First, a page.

America has been gaining weight steadily for several decades now? Surely, that's no surprise.
Lower income groups experience more obesity than higher income groups? Likely, that's no surprise.
Obesity levels increasing at similar rates across most economic, educational, racial, and ethnic groups? Surprise!
Public Health professionals generally blame the rise in obesity in lower income groups on a lack of healthy foods (for reasons of time, money, and geography), a lack of safe and appealing places to exercise, and a lack of time to pursue either physical activity or healthy eating, were they available. A new report published in CA: Cancer Journal for Clinicians, however, suggests that the causes of the trends aren’t nearly as clear as we thought. In the study conducted by a University of Illinois professor, Ruopeng An, it appears that
“Contrary to popular belief, people are exercising more today, have more leisure time and better access to fresh, affordable food – including fruits and vegetables – than they did in past decades. And while troubling disparities exist among various groups, most economic, educational, and racial or ethnic groups have seen their obesity levels rise at similar rates since the mid-1980s”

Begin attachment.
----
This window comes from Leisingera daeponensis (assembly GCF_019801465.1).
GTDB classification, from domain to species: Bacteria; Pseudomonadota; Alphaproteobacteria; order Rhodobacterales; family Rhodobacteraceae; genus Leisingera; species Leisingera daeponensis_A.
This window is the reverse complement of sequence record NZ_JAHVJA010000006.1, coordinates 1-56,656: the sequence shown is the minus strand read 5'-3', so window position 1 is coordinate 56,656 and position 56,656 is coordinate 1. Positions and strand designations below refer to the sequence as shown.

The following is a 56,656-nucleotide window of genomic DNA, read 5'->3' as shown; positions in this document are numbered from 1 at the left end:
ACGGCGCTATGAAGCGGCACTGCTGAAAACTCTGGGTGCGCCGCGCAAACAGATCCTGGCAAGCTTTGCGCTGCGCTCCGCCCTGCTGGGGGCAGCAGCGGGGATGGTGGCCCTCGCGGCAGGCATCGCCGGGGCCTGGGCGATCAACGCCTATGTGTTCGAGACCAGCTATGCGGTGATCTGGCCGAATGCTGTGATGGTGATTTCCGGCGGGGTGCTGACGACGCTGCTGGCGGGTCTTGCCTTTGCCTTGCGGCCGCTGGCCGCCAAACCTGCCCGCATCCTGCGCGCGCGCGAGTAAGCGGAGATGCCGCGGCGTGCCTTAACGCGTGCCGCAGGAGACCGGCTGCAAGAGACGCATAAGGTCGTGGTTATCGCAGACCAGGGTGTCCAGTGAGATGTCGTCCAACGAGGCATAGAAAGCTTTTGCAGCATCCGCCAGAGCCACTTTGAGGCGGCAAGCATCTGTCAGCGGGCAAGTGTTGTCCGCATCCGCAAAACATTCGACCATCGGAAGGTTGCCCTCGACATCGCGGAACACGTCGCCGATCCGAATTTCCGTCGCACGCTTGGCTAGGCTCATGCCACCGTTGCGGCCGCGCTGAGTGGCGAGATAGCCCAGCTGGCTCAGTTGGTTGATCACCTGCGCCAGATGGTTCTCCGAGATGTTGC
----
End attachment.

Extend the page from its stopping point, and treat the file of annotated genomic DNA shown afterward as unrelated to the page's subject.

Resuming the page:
Data demonstrating different demographics experiencing the same obesity trends is reason to give pause and consider what we have thought to be true: can we blame food deserts for the obesity seen in the associated neighborhoods when obesity levels are rising at the same rate in neighborhoods with exceptional access to fresh food? Can we blame lack of fruits and vegetables for our cultural malnutrition when we appear to be consuming more of them, across every demographic? This study offers no explanations, and provides as many questions as anwers. It does, however, provide a provocative look at the complexity of the environmental factors we know to be at play, and perhaps some foreshadowing into factors we don't yet know.
The data is presented in a series of graphs called “The Obesity Trend” and the full study can be read in the CA: Cancer Journal for Clinicians.